Senior Living: Sleep Sliding Away
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“Far from being a passive process during which little happens, sleep is an active phenomenon essential for health,” says Smith. “We all have experienced feeling better after a good night of sleep and, conversely, feeling lousy after a bad night of sleep.”
Sleep deprivation doesn’t only result in daytime crabbiness, drowsiness while staring blankly at a computer screen or instant dozing the minute you hit the sofa after work.
“Aside from the wide array of macromolecular biosynthesis needed for health that takes place during sleep, there are important benefits to the heart as well,” says Smith. Sleep is also closely linked to cognitive functioning, as well as mood and memory disturbances.
Most adults over 50 experience occasional insomnia, which may be caused by simple changes in lifestyle, activity levels or health.
“Older patients may experience sleep disruption more frequently from nocturnal urination, pain, underlying medical conditions, medications, stressors related to life changes such as retirement or moving, mood disorders such as depression or anxiety, and circadian rhythm disorders,” says Watson.
But “occasional” is the operative word here, as it’s normal for all kinds of things to keep us awake at night once in a while.
“For most people, it’s a transient thing,” says Mendez. “It’s when you experience insomnia that lasts longer than three or four months” that you need to seek medical attention.
Snoring is an all-too-common sleep thief (for the snorer and for his or her bed partner). Snoring is the sound that results when air flows too roughly past relaxed tissues in the throat, causing the tissues to vibrate as you breathe. As many as half of all adults snore at least occasionally, and it can often be controlled with lifestyle changes such as avoiding alcohol close to bedtime, sleeping on your side or dropping a few pounds (it helps open up your throat and reduce symptoms).
However, excessive snoring may be due to the potentially serious condition known as sleep apnea syndrome. “For years, people didn’t bring up snoring. They didn’t feel it was anything they needed to mention to their doctors,” says Mendez. “But we now know it is linked to sleep apnea, and even to stroke, heart disease and hypertension.”
There are three types of apnea, which literally means “cessation of breath.”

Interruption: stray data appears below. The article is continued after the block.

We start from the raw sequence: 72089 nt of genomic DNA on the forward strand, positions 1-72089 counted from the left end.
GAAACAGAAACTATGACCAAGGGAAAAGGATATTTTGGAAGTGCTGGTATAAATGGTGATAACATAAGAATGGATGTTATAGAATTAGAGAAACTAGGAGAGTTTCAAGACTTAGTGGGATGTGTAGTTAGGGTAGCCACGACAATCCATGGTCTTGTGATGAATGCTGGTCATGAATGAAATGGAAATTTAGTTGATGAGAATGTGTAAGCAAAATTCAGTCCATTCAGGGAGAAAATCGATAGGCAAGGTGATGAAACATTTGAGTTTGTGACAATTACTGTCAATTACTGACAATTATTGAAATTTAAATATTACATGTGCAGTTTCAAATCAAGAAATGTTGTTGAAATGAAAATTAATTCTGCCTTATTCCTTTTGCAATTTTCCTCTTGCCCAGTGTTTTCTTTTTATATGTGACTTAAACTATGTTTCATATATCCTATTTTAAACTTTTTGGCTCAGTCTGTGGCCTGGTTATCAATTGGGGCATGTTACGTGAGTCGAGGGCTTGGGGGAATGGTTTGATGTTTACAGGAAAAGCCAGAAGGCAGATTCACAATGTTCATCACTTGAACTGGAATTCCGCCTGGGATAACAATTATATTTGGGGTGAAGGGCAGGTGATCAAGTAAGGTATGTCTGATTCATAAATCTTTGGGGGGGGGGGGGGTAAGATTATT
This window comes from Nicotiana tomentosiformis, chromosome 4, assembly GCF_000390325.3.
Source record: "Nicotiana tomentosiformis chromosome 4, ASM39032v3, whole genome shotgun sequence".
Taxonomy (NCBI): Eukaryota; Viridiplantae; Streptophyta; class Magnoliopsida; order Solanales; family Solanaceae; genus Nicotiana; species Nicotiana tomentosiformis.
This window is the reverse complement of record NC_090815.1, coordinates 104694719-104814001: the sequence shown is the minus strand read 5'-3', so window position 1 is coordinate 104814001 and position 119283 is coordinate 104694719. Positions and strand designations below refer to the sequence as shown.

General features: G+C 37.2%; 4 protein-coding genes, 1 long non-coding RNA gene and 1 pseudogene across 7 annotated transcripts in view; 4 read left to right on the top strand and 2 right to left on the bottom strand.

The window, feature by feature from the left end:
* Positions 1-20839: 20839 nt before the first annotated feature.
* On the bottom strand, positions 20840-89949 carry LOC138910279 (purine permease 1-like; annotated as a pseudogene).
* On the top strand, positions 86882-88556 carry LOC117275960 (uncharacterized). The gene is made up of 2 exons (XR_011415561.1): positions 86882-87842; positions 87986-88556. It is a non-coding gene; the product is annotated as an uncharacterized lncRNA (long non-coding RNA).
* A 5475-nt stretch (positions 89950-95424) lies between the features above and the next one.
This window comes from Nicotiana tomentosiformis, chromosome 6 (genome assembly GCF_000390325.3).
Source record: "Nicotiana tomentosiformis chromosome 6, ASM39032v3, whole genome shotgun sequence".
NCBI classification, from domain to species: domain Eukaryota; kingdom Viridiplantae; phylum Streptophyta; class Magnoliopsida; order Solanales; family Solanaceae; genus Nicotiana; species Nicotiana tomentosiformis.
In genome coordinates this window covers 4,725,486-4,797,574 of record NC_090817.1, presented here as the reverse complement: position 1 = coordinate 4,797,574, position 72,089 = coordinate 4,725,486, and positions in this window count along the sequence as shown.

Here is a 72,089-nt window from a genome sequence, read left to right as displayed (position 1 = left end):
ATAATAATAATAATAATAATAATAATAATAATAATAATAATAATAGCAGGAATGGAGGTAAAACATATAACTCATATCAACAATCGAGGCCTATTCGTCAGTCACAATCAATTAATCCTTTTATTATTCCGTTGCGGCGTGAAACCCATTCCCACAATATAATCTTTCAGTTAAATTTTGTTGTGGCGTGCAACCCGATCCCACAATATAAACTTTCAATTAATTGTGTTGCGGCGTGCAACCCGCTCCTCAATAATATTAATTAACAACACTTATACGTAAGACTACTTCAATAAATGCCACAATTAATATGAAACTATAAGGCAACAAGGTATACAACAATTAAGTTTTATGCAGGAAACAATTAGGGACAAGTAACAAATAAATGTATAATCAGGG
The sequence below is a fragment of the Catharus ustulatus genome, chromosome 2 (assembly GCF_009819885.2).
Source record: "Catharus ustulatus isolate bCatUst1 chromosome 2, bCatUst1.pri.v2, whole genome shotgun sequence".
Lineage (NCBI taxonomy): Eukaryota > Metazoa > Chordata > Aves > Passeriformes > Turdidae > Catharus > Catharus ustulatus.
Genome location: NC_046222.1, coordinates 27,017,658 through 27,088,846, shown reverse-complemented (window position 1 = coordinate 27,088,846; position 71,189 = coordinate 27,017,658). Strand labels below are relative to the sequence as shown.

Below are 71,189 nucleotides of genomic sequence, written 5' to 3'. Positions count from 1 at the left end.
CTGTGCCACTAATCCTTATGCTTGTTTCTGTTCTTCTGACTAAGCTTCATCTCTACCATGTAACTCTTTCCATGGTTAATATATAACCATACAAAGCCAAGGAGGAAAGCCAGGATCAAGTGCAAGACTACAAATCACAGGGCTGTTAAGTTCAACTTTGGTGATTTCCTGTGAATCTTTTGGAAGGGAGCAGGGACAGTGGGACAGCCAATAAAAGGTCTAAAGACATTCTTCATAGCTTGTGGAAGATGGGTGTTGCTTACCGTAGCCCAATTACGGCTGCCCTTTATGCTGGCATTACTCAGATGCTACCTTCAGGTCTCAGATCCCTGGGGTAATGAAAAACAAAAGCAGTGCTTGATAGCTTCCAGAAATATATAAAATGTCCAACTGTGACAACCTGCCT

In central sleep apnea, breathing is disrupted because the brain fails to send a message to your muscles to breathe; this is most often associated with serious illness, and thankfully, is rare.
In obstructive sleep apnea, the most common condition, airflow is repeatedly limited or even completely blocked, causing a person to struggle to draw air into the lungs. These episodes are usually accompanied by gasps, snorts or jerking motions. Complex sleep apnea is a combination of the two.
Sleep apnea is associated with excessive daytime sleepiness, but sometimes it’s the bed partner who discovers it first. It’s more common in older people because as we age there is a decrease in the amount and the tone of muscles, including the ones needed for respiration.
Because one’s sleep is constantly interrupted—Ann learned that she was waking up 19 times per hour—there is a general feeling of fatigue despite having seemingly slept an adequate length of time over all.
The gold standard of treatment for moderate to severe sleep apnea is the CPAP (Continuous Positive Airflow Pressure) machine. This device includes a mask, worn while sleeping, that provides a constant stream of air, keeping breathing passages open through the night.
Most patients, once they get used to sleeping with the mask on, experience immediate relief—and a drastic attitude and energy makeover.
“Getting used to this thing stuck to your head every night and trying to fall asleep was certainly a challenge,” remembers Ann, “but my snoring had stopped, so that was good. Gradually my symptoms started to fade. After a while, I was fitted for a new, smaller, lighter mask—still hard to get used to—but I feel so much better, rested, and I have energy again. It was worth it in the end.”
Another common sleep disorder is restless leg syndrome, a condition whose cause isn’t known, and for which there’s no known cure. One woman likens it to “ants crawling around inside her legs.” It most often occurs shortly after she goes to bed, preventing her from falling asleep, sometimes for hours. Some doctors say that cutting down on alcohol and caffeine may ease symptoms, while others prescribe medications that lower dopamine levels in the brain and reduce leg motions.
There are still such mysteries in the field because the study of sleep medicine is relatively new, says Jose Mendez.
It was only about 15 years ago that sleep study was initiated by ENT (ear, nose and throat) physicians, and specialists in neurology, psychiatry and pulmonary medicine, as they consulted with one another and discovered that sleeplessness was a common thread afflicting their patients.
Finding the root cause of a sleep disorder—and treating it successfully—can be a complex process, requiring a lengthy analysis of one’s personal health history, diagnosis by a sleep specialist (always choose one accredited by the American Academy of Sleep Medicine) and careful observation of sleep habits (see box). “Too often, people who have trouble sleeping think there’s an easy fix,” says Mendez. “Commercials on TV make it seem as though all you have to do is take a pill and little butterflies will be circling your head as you sleep,” she adds. “It’s really not like that at all.”